def my_method
  yield("John", 2)
  puts "Hi #{name}"

my_method { |name, age| puts "#{name} is #{age} years old" }

# output
John is 2 years old
NameError: undefined local variable or method `name' for #<IRB::...>

As you can see, name is not available to my_method because it’s local to the block.

Return value

yield returns the last evaluated expression (from inside the block). So in other words, the value that yield returns is the value the block returns.

def my_method
  value = yield
  puts "value is: #{value}"

my_method do

value is 2

What does &block (ampersand parameter) mean?

Here’s what &object does:

  • if the object is a block, it converts it to a Proc.
  • if the object is a Proc, it converts it to a block.
  • if the object is something else, it calls to_proc on it, and then converts it to a block.

So let’s test this. First by examining the object as a block.

def a_method(&block)

a_method { "x" } # => #<Proc:...>

Now let’s see what happens when the object is a Proc.

a_proc = { "x" }
a_method(&a_proc) # => #<Proc:...>

Since the argument is already a Proc, it’s converted to a block.

As a sidenote here, if the object is a Proc, it’s lambda? status is perserved. Meaning, you get the benefits of a lambda. Namely argument checking, and having them return values.

a_lambda = -> () { "x" } => #<Proc:... (lambda)>
a_method(&a_lambda) # => #<Proc:... (lambda)>

And finnaly, when you pass it a something that’s not a block or a Proc.

a_method(&:even?) # => #<Proc:...>

This is because calling Symbol#to_proc returns a Proc that can take an object and calls the method you specified on it. That’s confusing, I know. So let’s see an example.

a_proc = :foobar.to_proc"some string")
# => NoMethodError: undefined method `foobar' for "some string":String

So let’s look again at what that does.

  1. Calling to_proc on the symbol :foobar returns a new Proc (i.e. a_proc).
  2. a_proc will call the foobar method on any object you send it.

Here’s what to_proc would look like if you were to redefine it in Ruby.

class Symbol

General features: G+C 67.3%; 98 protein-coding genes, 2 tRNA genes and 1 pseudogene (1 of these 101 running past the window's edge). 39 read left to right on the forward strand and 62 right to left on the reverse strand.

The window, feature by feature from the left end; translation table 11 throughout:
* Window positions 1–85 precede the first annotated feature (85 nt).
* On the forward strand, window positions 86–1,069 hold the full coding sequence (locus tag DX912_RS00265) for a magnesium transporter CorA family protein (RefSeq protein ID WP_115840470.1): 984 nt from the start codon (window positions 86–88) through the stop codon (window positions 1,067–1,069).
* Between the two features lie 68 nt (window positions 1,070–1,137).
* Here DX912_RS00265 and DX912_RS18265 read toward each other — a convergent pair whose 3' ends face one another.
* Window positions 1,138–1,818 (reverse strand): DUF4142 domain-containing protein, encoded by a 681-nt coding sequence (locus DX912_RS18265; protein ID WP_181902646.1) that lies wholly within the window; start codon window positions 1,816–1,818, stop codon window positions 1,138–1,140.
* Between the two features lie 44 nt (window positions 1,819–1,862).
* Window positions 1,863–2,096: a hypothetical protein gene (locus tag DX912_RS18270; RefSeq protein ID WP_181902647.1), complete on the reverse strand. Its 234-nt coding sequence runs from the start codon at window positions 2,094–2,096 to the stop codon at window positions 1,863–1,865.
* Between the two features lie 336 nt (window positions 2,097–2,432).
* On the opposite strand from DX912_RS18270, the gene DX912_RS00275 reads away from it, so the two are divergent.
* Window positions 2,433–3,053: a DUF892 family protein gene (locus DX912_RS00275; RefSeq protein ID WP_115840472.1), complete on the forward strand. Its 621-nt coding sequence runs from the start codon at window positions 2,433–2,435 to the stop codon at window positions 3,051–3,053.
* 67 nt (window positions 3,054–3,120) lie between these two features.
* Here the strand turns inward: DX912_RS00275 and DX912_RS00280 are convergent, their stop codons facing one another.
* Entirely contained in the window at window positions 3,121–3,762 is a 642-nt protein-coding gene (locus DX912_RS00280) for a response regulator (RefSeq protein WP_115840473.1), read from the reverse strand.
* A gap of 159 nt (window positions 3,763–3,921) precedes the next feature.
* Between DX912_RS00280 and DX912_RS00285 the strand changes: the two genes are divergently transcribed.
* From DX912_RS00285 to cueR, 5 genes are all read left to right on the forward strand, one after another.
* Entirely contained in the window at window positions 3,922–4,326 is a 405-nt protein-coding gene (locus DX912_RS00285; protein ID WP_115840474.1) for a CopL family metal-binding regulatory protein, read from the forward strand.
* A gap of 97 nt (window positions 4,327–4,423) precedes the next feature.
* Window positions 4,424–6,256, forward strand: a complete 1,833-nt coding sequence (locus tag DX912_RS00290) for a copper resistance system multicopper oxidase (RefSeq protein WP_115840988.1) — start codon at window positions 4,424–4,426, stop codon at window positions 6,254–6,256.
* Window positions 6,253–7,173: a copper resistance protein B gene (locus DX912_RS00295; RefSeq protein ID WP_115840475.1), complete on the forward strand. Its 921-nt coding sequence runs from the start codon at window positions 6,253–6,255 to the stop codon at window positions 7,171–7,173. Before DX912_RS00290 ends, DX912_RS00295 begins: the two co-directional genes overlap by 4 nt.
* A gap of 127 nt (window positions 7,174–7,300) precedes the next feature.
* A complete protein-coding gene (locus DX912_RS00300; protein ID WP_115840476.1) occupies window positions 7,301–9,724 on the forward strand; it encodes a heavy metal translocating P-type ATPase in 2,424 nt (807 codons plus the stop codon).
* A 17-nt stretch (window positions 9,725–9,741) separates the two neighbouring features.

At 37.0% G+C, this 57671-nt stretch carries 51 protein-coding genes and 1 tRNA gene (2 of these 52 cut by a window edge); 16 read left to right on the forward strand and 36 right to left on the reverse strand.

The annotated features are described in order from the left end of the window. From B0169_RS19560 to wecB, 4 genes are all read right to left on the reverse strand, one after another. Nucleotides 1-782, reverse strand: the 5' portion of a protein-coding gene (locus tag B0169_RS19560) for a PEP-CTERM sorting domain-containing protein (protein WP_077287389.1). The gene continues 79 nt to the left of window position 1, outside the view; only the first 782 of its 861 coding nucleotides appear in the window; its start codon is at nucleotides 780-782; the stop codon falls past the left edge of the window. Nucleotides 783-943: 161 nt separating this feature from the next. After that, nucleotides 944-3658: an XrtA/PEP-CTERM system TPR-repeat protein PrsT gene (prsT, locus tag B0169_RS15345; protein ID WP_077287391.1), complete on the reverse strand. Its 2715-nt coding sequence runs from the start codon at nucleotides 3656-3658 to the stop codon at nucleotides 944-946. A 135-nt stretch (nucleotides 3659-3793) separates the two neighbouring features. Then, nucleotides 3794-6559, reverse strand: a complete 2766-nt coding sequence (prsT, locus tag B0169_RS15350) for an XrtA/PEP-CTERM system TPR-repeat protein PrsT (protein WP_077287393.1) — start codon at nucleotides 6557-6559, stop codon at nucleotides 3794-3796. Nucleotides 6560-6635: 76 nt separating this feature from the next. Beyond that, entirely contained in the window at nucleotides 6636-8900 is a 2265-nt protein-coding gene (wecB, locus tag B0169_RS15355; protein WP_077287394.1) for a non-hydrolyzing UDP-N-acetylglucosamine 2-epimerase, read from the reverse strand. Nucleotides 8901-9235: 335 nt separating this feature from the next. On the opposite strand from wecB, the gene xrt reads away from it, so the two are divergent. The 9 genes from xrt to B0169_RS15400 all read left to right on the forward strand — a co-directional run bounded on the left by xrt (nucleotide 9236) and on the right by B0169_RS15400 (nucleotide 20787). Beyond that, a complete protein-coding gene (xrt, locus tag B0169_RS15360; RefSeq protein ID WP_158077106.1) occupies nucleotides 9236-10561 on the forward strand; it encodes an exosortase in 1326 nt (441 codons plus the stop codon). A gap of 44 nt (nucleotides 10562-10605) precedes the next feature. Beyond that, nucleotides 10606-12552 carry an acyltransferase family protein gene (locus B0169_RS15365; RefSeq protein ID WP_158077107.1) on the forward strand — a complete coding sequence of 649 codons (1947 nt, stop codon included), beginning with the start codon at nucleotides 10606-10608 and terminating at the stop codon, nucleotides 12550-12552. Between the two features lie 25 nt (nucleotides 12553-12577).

def to_proc { |obj, *args| obj.send(self, *args) }

How does .map(&:something) work?

Map makes for a good example of using the ampersand notation. If you want to learn all about map, head over to How to Use the Ruby Map Method to read more.

But the gist of it is, the &:something syntax is a shorter way of writing the following.

.map { |element| element.something }

Iterators and how to build one yourself

You can call yield as many times as you want inside a method. That’s basically how iterators work. Calling yield for each of the elements in the array mimics the behavior of the built in ruby iterators.

Let’s see how you can write a method similar to the map method in ruby.

def my_map(array)
  new_array = []

  for element in array
    new_array.push yield element


my_map([1, 2, 3]) do |number|
  number * 2

# output

Initialize objects with default values

A cool pattern you can use with ruby blocks is to initialize an object with default values. You’ve probably seen this pattern if you’ve ever ventured into a .gemspec file from any ruby gem.

The way it works is, you have an initializer that calls yield(self). In the context of the initialize method, self is the object being initialized.

class Car
  attr_accessor :color, :doors

  def initialize

car = do |c|
  c.color = "Red"
  c.doors = 4

puts "My car's color is #{car.color} and it's got #{car.doors} doors."

# output

My car's color is Red and it's got 4 doors.

Ruby blocks examples